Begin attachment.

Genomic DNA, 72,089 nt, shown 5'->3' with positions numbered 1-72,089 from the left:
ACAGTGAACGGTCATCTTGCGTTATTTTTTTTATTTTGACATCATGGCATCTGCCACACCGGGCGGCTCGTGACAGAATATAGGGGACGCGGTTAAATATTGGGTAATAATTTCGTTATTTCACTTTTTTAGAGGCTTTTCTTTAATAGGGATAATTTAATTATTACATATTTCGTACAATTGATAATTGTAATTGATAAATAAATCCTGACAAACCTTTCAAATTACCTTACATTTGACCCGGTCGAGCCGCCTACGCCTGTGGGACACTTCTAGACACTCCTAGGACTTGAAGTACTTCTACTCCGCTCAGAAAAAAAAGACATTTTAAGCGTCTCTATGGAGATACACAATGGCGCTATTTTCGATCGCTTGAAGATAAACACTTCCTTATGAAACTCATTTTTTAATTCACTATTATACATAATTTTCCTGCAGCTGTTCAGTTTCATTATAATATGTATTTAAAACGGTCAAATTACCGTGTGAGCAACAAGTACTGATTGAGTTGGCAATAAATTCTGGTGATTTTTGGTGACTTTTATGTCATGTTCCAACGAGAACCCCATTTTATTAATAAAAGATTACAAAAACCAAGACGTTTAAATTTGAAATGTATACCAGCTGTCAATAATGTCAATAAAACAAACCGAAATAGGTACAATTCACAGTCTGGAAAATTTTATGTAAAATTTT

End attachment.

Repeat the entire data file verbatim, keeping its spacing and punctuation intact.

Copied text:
Genomic DNA, 72,089 nt, shown 5'->3' with positions numbered 1-72,089 from the left:
ACAGTGAACGGTCATCTTGCGTTATTTTTTTTATTTTGACATCATGGCATCTGCCACACCGGGCGGCTCGTGACAGAATATAGGGGACGCGGTTAAATATTGGGTAATAATTTCGTTATTTCACTTTTTTAGAGGCTTTTCTTTAATAGGGATAATTTAATTATTACATATTTCGTACAATTGATAATTGTAATTGATAAATAAATCCTGACAAACCTTTCAAATTACCTTACATTTGACCCGGTCGAGCCGCCTACGCCTGTGGGACACTTCTAGACACTCCTAGGACTTGAAGTACTTCTACTCCGCTCAGAAAAAAAAGACATTTTAAGCGTCTCTATGGAGATACACAATGGCGCTATTTTCGATCGCTTGAAGATAAACACTTCCTTATGAAACTCATTTTTTAATTCACTATTATACATAATTTTCCTGCAGCTGTTCAGTTTCATTATAATATGTATTTAAAACGGTCAAATTACCGTGTGAGCAACAAGTACTGATTGAGTTGGCAATAAATTCTGGTGATTTTTGGTGACTTTTATGTCATGTTCCAACGAGAACCCCATTTTATTAATAAAAGATTACAAAAACCAAGACGTTTAAATTTGAAATGTATACCAGCTGTCAATAATGTCAATAAAACAAACCGAAATAGGTACAATTCACAGTCTGGAAAATTTTATGTAAAATTTT